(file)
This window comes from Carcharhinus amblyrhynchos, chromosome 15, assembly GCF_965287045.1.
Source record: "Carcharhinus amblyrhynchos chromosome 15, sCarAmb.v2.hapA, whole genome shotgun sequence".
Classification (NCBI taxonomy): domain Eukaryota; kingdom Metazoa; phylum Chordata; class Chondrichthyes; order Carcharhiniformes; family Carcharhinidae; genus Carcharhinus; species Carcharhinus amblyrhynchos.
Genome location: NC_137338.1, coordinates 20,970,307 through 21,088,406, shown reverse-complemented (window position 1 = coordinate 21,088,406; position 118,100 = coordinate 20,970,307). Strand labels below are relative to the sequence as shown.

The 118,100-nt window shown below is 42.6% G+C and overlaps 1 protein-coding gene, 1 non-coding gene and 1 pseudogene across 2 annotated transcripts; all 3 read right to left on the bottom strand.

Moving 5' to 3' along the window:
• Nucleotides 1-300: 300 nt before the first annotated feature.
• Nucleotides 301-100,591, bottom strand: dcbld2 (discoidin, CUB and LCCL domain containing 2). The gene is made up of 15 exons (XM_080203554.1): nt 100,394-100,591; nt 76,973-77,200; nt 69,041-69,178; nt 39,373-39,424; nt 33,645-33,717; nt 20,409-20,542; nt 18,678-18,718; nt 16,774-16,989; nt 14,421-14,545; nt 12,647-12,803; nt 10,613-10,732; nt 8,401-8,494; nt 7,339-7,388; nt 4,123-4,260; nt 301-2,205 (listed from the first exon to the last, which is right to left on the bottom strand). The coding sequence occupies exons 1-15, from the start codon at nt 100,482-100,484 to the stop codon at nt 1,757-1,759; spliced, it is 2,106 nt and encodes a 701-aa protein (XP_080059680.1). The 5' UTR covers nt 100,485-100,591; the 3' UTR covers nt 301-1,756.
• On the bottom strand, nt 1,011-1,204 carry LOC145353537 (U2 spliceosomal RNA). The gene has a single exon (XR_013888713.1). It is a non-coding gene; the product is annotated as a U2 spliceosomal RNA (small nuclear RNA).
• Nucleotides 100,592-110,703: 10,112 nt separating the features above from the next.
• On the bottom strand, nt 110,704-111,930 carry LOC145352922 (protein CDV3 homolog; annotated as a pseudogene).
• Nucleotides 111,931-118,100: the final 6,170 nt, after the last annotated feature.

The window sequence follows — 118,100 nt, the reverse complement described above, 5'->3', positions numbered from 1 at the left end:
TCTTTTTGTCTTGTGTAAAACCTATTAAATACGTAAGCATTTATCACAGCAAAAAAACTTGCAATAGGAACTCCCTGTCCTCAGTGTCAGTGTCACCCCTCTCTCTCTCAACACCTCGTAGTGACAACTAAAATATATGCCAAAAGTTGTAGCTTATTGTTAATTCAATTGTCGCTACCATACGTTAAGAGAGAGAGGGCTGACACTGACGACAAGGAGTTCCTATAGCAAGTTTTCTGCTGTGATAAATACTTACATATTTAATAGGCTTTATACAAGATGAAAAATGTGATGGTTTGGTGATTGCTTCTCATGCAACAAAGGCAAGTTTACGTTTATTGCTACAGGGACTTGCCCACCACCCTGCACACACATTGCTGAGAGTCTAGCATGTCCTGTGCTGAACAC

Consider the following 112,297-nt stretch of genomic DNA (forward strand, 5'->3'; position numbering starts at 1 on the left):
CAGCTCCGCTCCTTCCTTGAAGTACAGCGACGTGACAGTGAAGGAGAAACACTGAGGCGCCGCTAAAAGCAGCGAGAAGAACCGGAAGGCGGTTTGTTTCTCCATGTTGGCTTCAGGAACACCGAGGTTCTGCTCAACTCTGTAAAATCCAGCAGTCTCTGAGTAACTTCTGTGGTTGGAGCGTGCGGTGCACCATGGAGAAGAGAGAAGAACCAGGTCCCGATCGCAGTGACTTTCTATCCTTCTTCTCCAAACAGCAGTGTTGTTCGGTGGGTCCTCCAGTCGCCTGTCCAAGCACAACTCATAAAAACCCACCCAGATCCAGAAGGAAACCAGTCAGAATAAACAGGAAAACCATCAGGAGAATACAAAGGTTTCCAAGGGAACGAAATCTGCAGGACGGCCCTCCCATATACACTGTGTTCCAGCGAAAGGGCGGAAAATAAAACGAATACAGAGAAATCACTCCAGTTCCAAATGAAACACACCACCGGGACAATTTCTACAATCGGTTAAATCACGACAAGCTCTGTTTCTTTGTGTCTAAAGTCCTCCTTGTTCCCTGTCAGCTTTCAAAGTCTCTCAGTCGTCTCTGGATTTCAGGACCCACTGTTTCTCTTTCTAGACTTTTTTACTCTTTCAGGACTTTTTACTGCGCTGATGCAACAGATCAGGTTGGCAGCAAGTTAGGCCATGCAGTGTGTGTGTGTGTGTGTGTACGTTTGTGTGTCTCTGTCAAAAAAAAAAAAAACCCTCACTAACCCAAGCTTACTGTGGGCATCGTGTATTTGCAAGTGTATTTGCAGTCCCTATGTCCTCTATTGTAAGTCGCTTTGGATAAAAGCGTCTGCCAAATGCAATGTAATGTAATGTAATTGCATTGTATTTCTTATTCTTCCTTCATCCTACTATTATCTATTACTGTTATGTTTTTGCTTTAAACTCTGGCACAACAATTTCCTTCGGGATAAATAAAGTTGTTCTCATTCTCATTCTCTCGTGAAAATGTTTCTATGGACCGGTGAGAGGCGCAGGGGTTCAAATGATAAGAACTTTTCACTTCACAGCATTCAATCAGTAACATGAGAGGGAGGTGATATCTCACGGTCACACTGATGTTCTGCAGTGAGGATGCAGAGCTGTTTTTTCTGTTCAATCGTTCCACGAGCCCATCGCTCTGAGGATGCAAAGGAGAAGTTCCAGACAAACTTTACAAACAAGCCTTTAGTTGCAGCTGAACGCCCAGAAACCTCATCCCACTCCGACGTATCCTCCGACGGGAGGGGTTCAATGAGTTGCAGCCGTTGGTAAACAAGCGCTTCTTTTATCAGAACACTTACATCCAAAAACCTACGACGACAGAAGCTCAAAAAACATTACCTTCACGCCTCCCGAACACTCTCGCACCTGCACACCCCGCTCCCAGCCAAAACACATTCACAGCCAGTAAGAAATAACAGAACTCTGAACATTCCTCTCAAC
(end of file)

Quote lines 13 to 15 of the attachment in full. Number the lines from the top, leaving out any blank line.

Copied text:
The window sequence follows — 118,100 nt, the reverse complement described above, 5'->3', positions numbered from 1 at the left end:
TCTTTTTGTCTTGTGTAAAACCTATTAAATACGTAAGCATTTATCACAGCAAAAAAACTTGCAATAGGAACTCCCTGTCCTCAGTGTCAGTGTCACCCCTCTCTCTCTCAACACCTCGTAGTGACAACTAAAATATATGCCAAAAGTTGTAGCTTATTGTTAATTCAATTGTCGCTACCATACGTTAAGAGAGAGAGGGCTGACACTGACGACAAGGAGTTCCTATAGCAAGTTTTCTGCTGTGATAAATACTTACATATTTAATAGGCTTTATACAAGATGAAAAATGTGATGGTTTGGTGATTGCTTCTCATGCAACAAAGGCAAGTTTACGTTTATTGCTACAGGGACTTGCCCACCACCCTGCACACACATTGCTGAGAGTCTAGCATGTCCTGTGCTGAACAC

Consider the following 112,297-nt stretch of genomic DNA (forward strand, 5'->3'; position numbering starts at 1 on the left):